Abstract: In the ballistic annihilation model, particles are emitted from a Poisson point process on the line, move at constant speed (chosen i.i.d. at initial time) and mutually annihilate when they collide. This model was introduced in the 1990’s in physics, however its asymptotic behavior remains very poorly understood as soon as the speeds may take at least three values. We will focus on this minimal case when speeds may equal -1, 0 or 1, with symmetric probabilities, and show in particular that a phase transition takes place when 0-speed particles have probability 1/4, and discuss remarkable combinatorial properties of this model. This is based on joint works with J.Haslegrave and V.Sidoravicius.

Video-recording of the talk: https://youtu.be/ojDPxiftMVw

PDF file with slides: PVSeminar_talk_2020_11_26

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#13. Thursday 17 December 2020

Xiao Fang (The Chinese University of Hong Kong, HK): Error bounds in multivariate normal approximations 

Abstract: We extend Stein’s celebrated Wasserstein bound for normal approximation via exchangeable pairs to the multi-dimensional setting. We discuss applications to Wishart matrices and the fourth-moment phenomenon. We also mention some recent progress in large-dimensional normal approximation of sums of independent random vectors and some open problems. This talk is based on joint works with Yuta Koike.

Video-recording of the talk: https://youtu.be/BgKWiJPV5sA

PDF file with slides:  PVSeminar_talk_2020_12_17

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#14. Thursday 04 March 2021

Jevgenijs Ivanovs (Aarhus University, Denmark): Recovering Brownian and jump parts from high-frequency observations of a Lévy process

Abstract: We introduce two general non-parametric methods for recovering paths of the Brownian and jump components from high-frequency observations of a Lévy process. The first procedure relies on reordering of independently sampled normal increments and thus avoids tuning parameters. The functionality of this method is a consequence of the small time predominance of the Brownian component, the presence of exchangeable structures, and fast convergence of normal empirical quantile functions. The second procedure amounts to filtering the increments and compensating with the final value. It requires a carefully chosen threshold, in which case both methods yield the same rate of convergence. This rate depends on the small-jump activity and is given in terms of the Blumenthal-Getoor index. Finally, we discuss possible extensions, including the multidimensional case, and provide numerical illustrations. [Joint work with Jorge González Cázares.]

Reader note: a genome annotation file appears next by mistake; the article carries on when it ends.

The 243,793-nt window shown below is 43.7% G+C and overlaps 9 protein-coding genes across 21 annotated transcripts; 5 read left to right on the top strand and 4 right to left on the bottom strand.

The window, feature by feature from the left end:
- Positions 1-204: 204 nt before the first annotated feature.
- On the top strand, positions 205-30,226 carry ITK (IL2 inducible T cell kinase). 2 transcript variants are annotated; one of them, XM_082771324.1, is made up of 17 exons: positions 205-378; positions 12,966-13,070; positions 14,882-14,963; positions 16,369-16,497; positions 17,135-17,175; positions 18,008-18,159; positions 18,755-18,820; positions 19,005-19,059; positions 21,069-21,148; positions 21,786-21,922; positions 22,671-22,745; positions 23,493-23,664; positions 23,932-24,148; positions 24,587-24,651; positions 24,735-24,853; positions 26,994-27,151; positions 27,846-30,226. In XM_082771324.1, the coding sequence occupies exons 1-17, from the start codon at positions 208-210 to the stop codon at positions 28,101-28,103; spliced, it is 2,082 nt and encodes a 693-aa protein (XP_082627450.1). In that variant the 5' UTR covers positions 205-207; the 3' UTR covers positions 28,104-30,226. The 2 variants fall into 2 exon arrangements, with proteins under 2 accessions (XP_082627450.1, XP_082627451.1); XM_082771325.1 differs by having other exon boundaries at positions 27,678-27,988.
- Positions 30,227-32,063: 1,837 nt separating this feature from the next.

Video-recording of the talk: https://youtu.be/iMW7JS4_uNU

PDF file with slides: PVSeminar_talk_2021_03_04

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#15. Thursday 18 March 2021

David Croydon (Kyoto University, Japan): Anomalous scaling regime for one-dimensional Mott variable-range hopping

Abstract: I will present an anomalous, sub-diffusive scaling limit for a one-dimensional version of the Mott random walk, which was originally introduced as a model for electron transport in a disordered medium. The limiting process can be viewed heuristically as a one-dimensional diffusion with an absolutely continuous speed measure and a discontinuous scale function, as given by a two-sided stable subordinator. Corresponding to intervals of low conductance in the discrete model, the discontinuities in the scale function act as barriers off which the limiting process reflects for some time before crossing. A main goal of the talk is to explain the proof strategy, which relies on a recently developed theory that relates the convergence of processes to that of associated resistance metric measure spaces, which has also proved useful for other examples of random walks in random environments. [This talk is based on joint work with Ryoki Fukushima and Stefan Junk (both at the University of Tsukuba.]

Video-recording of the talk: https://youtu.be/pMT_TpsTAws

PDF file with slides: PVSeminar_talk_2021_03_18

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#16. Thursday 22 April 2021

Erwin Bolthausen (Universität Zürich, Switzerland): Approximate message passage and the TAP equation

Abstract: Message passage is a method to approximately compute marginal distributions of probability distributions having an underlying graphical structure. It was reinvented several times. One of its first appearances was in decoding algorithms for error correcting codes. More recently, versions of it where used as an alternative to LASSO type methods in compressed sensing. Depending on the underlying graphical structure, it is possible to reduce the algorithmic complexity by an approximation step which results in what is called “Approximate Message Passage”. The high efficiency of the corresponding algorithms in compressed sensing was first observed numerically by Donoho and Montanari. A theoretical understanding was first obtained in spin glass theory where it is closely connected with the Thouless-Anderson-Palmer equation.

The talk aims at giving an overview. If the time allows, we will present some recent developments of the AMP-TAP approach to compute free energies.

Video-recording of the talk: https://youtu.be/37enYln53Uk

PDF file with slides: PVSeminar_talk_2021_04_22